Survivability is the ability of the network to withstand faults and attacks including equipment and link failures. The main goal of survivable network is to be able to perform fast recovering at as small cost as possible (i.e., using minimum resources). As wavelength routing network paves the way for network throughputs of possibly hundreds of Tb/s, network survivability assumes critical importance. A short network outage can lead to data losses of the order of several gigabits. Hence, protection, or dedicating spare resources in anticipation of faults, and rapid restoration of traffic upon detection of a fault are becoming increasingly important. In this paper, we will explore the state of the art in network survivability and corresponding network control issues.
Key Terms in this Chapter
Lightpath: Light path is a path from the source to the destination in optical domain, meaning data remains in optical domain without any optical-electronic- optical conversion in between the source and the destination.
Shared Risk Group (SRG): A group of links where all the links in the group has faults at the same time. For example, a group of links connecting different nodes may be deployed such that they are going through the same conduit at some point. Then all links passing the conduit will have faults when the conduit has been cut.
Wavelength Division Multiplexing (WDM): A way to utilize the huge bandwidth by dividing the bandwidth into multiple channels called wavelength and operating channels in parallel. Theoretically, a single fibre can carry up to 30 Tera bits per second, meaning we can deploy 3000 channels where each channel can carry 10 Giga bit per second. Considering the fact that no electronic device matches with the speed of the optical fibre’s data transfer speed, WDM is the only multiplexing method to fully utilize the bandwidth that optical fibre can provide.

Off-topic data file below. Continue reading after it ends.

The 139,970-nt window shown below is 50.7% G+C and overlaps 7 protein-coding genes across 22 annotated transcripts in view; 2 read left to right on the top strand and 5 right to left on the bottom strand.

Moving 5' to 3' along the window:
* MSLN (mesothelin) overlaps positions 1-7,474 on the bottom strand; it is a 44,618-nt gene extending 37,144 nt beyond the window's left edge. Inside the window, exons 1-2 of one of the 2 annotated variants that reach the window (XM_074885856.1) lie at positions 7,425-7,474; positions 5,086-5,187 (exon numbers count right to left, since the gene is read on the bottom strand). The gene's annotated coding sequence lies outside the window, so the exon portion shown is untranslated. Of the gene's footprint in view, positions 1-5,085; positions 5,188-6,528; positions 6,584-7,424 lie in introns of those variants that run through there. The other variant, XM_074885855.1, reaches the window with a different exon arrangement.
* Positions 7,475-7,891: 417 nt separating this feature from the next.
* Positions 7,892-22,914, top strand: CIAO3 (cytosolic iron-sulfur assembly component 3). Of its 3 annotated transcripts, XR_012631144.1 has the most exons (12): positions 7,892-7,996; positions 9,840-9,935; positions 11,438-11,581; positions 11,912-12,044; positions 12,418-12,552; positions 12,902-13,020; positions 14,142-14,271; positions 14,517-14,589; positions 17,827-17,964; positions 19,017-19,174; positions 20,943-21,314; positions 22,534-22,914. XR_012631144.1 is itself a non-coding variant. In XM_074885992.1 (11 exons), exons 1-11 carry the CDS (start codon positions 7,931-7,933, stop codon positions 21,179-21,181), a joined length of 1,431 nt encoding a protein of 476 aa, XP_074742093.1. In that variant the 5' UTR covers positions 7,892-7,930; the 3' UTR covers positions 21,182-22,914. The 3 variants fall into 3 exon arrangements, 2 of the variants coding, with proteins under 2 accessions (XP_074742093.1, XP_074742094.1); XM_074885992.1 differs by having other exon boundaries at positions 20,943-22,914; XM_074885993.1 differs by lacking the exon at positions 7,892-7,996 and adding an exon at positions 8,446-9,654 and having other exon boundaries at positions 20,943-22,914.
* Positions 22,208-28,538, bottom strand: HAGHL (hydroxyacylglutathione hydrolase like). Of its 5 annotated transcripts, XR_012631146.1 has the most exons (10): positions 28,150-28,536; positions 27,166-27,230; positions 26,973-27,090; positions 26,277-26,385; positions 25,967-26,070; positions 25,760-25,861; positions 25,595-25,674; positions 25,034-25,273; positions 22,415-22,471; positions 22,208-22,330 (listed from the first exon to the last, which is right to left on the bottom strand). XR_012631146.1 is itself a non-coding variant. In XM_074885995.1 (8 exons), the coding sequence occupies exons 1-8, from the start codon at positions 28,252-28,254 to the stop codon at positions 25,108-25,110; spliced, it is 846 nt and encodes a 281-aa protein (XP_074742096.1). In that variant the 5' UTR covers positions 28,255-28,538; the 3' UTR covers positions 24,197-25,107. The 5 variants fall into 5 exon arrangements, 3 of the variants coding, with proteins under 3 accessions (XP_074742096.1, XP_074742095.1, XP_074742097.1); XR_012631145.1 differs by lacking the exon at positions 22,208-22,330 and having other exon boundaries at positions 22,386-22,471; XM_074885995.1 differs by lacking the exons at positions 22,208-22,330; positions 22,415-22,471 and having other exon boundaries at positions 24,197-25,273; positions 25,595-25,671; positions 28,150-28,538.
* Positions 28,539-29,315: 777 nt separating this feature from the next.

Link Protection: Link protection is a link-based protection scheme in optical networks, meaning each link has a protection path it is associated with. Protection is initiated by the end nodes of the fault link, and all the paths over the fault link will be rerouted through the protection path of the fault link. Therefore, link protection takes less protection time than path protection at the cost of fine granularity.
Restoration: Restoration does not reserve any resource in advance, rather than it computes a new path from the source to the destination when the existing path becomes unavailable. Therefore, restoration utilizes resources more efficiently than the protection. However, it has much delay associated to compute a new path on the fly when fault occurs.
Path Protection: Path protection is a path based protection scheme, meaning each path has an edgedisjoint protection path associated with it. Protection is initiated by the source node of each path, and each path over the fault link will be rerouted through its own associated protection path. Therefore, path protection takes more protection time than link protection, and provides protection with fine granularity.
Multi-Protocol Label Switch (MPLS): A combined control plane for networks. It allows using switch level (layer 2) forwarding and IP router level (Layer 3) routing. In follows, it not only improves speeds of networks but also provides scalability and flexibility enough to do traffic engineering.
Routing and Wavelength Assignment (RWA): Means a way to find a route and to select wavelength for the route from the source to the destination. The complexity of the RWA is caused by the wavelength continuity constraint, meaning all the links belong to a route from the source to the destination have to have same wavelength. RWA is most heavily studied in WDM optical network since the network performance in terms of blocking probability, wavelength utilization and etc. is heavily depend on it.